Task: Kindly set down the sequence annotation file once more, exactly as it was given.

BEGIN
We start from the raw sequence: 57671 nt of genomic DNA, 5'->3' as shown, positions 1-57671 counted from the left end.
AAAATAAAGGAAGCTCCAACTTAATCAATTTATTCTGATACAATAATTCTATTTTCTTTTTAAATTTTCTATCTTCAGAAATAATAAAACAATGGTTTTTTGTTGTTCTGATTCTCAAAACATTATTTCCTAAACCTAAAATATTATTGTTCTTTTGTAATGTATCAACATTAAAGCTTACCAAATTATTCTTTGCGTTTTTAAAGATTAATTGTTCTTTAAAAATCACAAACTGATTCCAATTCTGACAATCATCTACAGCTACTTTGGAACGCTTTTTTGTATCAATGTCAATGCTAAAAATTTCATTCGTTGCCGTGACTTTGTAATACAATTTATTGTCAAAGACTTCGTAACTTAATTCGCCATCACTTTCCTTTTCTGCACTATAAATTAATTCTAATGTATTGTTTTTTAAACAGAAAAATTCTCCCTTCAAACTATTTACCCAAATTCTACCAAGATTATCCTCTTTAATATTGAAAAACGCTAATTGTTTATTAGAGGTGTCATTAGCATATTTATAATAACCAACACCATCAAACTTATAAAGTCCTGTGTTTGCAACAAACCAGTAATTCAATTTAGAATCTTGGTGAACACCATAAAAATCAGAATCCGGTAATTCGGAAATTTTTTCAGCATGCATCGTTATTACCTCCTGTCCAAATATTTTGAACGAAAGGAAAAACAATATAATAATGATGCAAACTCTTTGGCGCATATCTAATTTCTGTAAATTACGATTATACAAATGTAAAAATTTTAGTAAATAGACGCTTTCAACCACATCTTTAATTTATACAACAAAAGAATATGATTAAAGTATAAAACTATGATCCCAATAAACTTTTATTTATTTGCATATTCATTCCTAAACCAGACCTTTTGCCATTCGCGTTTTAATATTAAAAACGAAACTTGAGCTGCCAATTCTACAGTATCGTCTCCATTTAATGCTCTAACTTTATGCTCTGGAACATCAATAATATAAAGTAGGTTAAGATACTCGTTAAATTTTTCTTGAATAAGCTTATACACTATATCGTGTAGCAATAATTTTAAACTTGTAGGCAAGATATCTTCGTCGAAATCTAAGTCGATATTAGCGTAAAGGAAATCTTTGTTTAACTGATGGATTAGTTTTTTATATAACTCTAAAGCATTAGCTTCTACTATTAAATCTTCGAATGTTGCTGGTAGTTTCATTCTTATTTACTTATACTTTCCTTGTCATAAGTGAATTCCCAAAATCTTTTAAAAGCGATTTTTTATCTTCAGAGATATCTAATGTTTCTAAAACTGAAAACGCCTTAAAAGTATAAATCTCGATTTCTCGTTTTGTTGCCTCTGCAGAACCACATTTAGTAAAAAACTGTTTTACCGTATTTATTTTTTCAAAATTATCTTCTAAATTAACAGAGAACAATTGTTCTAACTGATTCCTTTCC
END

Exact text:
We start from the raw sequence: 57671 nt of genomic DNA, 5'->3' as shown, positions 1-57671 counted from the left end.
AAAATAAAGGAAGCTCCAACTTAATCAATTTATTCTGATACAATAATTCTATTTTCTTTTTAAATTTTCTATCTTCAGAAATAATAAAACAATGGTTTTTTGTTGTTCTGATTCTCAAAACATTATTTCCTAAACCTAAAATATTATTGTTCTTTTGTAATGTATCAACATTAAAGCTTACCAAATTATTCTTTGCGTTTTTAAAGATTAATTGTTCTTTAAAAATCACAAACTGATTCCAATTCTGACAATCATCTACAGCTACTTTGGAACGCTTTTTTGTATCAATGTCAATGCTAAAAATTTCATTCGTTGCCGTGACTTTGTAATACAATTTATTGTCAAAGACTTCGTAACTTAATTCGCCATCACTTTCCTTTTCTGCACTATAAATTAATTCTAATGTATTGTTTTTTAAACAGAAAAATTCTCCCTTCAAACTATTTACCCAAATTCTACCAAGATTATCCTCTTTAATATTGAAAAACGCTAATTGTTTATTAGAGGTGTCATTAGCATATTTATAATAACCAACACCATCAAACTTATAAAGTCCTGTGTTTGCAACAAACCAGTAATTCAATTTAGAATCTTGGTGAACACCATAAAAATCAGAATCCGGTAATTCGGAAATTTTTTCAGCATGCATCGTTATTACCTCCTGTCCAAATATTTTGAACGAAAGGAAAAACAATATAATAATGATGCAAACTCTTTGGCGCATATCTAATTTCTGTAAATTACGATTATACAAATGTAAAAATTTTAGTAAATAGACGCTTTCAACCACATCTTTAATTTATACAACAAAAGAATATGATTAAAGTATAAAACTATGATCCCAATAAACTTTTATTTATTTGCATATTCATTCCTAAACCAGACCTTTTGCCATTCGCGTTTTAATATTAAAAACGAAACTTGAGCTGCCAATTCTACAGTATCGTCTCCATTTAATGCTCTAACTTTATGCTCTGGAACATCAATAATATAAAGTAGGTTAAGATACTCGTTAAATTTTTCTTGAATAAGCTTATACACTATATCGTGTAGCAATAATTTTAAACTTGTAGGCAAGATATCTTCGTCGAAATCTAAGTCGATATTAGCGTAAAGGAAATCTTTGTTTAACTGATGGATTAGTTTTTTATATAACTCTAAAGCATTAGCTTCTACTATTAAATCTTCGAATGTTGCTGGTAGTTTCATTCTTATTTACTTATACTTTCCTTGTCATAAGTGAATTCCCAAAATCTTTTAAAAGCGATTTTTTATCTTCAGAGATATCTAATGTTTCTAAAACTGAAAACGCCTTAAAAGTATAAATCTCGATTTCTCGTTTTGTTGCCTCTGCAGAACCACATTTAGTAAAAAACTGTTTTACCGTATTTATTTTTTCAAAATTATCTTCTAAATTAACAGAGAACAATTGTTCTAACTGATTCCTTTCC